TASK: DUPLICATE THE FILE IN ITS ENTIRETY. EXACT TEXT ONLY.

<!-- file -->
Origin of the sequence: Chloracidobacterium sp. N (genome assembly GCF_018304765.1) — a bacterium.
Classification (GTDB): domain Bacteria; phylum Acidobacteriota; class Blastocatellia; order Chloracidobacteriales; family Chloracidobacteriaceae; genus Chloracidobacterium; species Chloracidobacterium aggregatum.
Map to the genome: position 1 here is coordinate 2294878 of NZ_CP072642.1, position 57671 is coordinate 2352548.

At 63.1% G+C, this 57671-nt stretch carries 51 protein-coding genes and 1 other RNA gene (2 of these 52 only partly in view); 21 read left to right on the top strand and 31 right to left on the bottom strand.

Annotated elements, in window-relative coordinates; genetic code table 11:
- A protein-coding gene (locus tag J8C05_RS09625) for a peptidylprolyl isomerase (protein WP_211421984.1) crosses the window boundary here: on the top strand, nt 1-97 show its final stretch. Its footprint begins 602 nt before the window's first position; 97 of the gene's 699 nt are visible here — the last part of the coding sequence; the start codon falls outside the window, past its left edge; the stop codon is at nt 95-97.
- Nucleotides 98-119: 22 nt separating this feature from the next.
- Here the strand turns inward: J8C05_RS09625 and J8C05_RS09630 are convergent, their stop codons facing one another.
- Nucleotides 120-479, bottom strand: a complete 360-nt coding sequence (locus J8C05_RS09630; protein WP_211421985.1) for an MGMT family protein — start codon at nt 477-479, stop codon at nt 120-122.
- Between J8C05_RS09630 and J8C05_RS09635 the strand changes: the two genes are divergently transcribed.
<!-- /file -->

Origin of the sequence: Chloracidobacterium sp. N (genome assembly GCF_018304765.1) — a bacterium.
Classification (GTDB): domain Bacteria; phylum Acidobacteriota; class Blastocatellia; order Chloracidobacteriales; family Chloracidobacteriaceae; genus Chloracidobacterium; species Chloracidobacterium aggregatum.
Map to the genome: position 1 here is coordinate 2294878 of NZ_CP072642.1, position 57671 is coordinate 2352548.

At 63.1% G+C, this 57671-nt stretch carries 51 protein-coding genes and 1 other RNA gene (2 of these 52 only partly in view); 21 read left to right on the top strand and 31 right to left on the bottom strand.

Annotated elements, in window-relative coordinates; genetic code table 11:
- A protein-coding gene (locus tag J8C05_RS09625) for a peptidylprolyl isomerase (protein WP_211421984.1) crosses the window boundary here: on the top strand, nt 1-97 show its final stretch. Its footprint begins 602 nt before the window's first position; 97 of the gene's 699 nt are visible here — the last part of the coding sequence; the start codon falls outside the window, past its left edge; the stop codon is at nt 95-97.
- Nucleotides 98-119: 22 nt separating this feature from the next.
- Here the strand turns inward: J8C05_RS09625 and J8C05_RS09630 are convergent, their stop codons facing one another.
- Nucleotides 120-479, bottom strand: a complete 360-nt coding sequence (locus J8C05_RS09630; protein WP_211421985.1) for an MGMT family protein — start codon at nt 477-479, stop codon at nt 120-122.
- Between J8C05_RS09630 and J8C05_RS09635 the strand changes: the two genes are divergently transcribed.